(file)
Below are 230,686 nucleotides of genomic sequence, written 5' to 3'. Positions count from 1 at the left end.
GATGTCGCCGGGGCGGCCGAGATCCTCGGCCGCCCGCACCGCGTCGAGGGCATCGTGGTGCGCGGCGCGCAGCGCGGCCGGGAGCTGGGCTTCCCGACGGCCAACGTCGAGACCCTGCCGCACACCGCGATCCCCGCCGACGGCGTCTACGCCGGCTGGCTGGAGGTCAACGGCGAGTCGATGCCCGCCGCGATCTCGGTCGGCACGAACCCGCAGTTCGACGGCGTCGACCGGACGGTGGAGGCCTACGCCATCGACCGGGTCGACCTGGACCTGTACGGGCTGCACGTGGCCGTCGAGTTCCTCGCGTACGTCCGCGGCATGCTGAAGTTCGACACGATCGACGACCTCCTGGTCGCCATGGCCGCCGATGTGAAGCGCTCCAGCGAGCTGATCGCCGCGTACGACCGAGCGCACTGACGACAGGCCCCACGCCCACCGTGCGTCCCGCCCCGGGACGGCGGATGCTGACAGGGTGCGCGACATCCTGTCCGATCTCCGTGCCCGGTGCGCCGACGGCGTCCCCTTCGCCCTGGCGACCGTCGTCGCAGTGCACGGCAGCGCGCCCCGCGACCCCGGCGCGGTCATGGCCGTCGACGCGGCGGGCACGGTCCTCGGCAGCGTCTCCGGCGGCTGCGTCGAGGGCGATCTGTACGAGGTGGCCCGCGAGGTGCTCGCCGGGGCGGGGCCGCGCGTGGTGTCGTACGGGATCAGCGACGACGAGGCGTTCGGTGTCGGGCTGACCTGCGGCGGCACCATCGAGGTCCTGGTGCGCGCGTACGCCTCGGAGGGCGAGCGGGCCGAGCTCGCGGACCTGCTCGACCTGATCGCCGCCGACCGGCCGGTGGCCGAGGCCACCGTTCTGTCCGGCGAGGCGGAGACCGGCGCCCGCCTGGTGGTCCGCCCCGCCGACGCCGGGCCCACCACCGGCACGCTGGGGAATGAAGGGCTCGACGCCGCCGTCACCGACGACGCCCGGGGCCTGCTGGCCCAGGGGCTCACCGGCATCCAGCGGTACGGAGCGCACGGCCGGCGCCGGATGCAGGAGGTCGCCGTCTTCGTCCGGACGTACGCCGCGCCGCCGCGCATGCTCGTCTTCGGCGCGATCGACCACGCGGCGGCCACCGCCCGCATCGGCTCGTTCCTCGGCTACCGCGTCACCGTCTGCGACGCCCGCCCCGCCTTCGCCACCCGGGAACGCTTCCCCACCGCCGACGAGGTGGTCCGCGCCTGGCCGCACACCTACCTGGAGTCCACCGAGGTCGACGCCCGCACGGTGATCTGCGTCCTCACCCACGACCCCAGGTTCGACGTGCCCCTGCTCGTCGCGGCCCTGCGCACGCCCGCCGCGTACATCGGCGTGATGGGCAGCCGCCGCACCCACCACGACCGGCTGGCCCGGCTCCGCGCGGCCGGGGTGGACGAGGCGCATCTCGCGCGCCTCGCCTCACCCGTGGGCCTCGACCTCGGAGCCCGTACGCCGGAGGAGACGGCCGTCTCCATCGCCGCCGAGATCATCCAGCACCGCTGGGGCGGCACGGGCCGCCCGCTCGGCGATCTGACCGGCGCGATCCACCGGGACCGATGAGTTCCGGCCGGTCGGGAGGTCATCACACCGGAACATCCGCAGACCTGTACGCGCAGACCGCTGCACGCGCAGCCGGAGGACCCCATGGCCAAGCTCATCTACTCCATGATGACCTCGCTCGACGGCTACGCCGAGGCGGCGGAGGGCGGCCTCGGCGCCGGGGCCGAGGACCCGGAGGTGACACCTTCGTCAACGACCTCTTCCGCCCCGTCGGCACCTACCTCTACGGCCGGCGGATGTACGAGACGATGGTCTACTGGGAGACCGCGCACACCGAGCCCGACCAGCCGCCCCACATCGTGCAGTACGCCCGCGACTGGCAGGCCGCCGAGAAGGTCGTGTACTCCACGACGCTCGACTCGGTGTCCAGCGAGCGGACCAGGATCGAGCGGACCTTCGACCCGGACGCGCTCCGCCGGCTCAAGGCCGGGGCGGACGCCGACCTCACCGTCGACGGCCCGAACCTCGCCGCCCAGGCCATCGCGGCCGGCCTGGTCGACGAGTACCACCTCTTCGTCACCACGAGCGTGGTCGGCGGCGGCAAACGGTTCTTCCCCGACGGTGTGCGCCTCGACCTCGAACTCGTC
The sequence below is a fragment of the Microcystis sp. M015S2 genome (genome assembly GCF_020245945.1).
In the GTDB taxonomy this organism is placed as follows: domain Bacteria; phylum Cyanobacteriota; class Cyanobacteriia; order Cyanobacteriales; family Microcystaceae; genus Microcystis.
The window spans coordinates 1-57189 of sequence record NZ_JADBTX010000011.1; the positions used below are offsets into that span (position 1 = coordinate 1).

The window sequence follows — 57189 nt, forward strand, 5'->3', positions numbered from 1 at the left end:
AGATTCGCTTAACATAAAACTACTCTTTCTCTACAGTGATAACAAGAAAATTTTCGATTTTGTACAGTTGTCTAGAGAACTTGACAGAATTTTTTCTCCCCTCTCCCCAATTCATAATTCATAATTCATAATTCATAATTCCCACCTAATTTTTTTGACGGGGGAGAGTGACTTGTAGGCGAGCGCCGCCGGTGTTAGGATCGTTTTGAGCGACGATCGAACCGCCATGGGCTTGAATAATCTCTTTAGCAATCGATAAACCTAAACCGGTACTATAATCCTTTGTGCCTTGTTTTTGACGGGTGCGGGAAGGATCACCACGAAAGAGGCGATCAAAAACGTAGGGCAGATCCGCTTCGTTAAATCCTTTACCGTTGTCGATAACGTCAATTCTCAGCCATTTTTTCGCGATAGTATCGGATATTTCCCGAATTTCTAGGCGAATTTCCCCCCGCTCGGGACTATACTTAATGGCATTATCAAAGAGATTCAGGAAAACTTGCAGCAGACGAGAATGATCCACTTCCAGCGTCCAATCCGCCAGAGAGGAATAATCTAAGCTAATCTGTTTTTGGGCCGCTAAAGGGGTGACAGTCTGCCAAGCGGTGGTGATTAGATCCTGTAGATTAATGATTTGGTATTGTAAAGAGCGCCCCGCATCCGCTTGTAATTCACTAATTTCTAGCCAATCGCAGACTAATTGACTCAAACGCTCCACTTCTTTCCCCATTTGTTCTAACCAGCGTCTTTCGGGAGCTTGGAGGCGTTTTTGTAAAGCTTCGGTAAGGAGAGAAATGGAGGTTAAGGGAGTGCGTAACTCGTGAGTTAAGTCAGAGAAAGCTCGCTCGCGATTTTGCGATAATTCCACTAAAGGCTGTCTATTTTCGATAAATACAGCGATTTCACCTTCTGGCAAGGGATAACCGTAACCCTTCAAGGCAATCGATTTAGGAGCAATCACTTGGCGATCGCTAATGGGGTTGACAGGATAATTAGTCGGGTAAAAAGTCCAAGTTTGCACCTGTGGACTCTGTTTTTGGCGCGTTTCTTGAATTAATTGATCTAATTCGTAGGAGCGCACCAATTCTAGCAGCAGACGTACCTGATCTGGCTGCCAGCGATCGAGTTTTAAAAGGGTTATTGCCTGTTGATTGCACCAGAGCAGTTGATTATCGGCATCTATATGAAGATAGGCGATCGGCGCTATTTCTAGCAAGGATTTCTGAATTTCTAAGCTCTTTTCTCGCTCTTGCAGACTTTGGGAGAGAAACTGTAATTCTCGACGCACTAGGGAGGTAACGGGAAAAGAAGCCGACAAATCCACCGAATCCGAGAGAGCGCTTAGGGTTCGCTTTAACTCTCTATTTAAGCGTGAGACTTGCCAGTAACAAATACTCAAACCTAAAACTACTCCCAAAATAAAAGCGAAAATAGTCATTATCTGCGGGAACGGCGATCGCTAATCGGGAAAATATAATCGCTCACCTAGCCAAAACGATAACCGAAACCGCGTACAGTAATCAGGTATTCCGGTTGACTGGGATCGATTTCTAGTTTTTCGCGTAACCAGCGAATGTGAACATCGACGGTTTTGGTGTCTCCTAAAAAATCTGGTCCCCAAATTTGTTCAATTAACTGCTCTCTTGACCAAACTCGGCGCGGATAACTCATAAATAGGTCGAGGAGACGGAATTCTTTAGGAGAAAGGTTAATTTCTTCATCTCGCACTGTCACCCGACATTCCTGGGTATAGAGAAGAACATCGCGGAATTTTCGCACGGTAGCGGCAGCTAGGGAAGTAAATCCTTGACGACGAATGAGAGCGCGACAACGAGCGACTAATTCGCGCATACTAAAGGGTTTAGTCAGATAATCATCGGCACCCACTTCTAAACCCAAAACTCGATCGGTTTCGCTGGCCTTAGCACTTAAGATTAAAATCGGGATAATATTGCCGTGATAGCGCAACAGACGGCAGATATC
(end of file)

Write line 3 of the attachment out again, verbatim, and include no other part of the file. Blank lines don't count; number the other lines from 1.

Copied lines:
The sequence below is a fragment of the Microcystis sp. M015S2 genome (genome assembly GCF_020245945.1).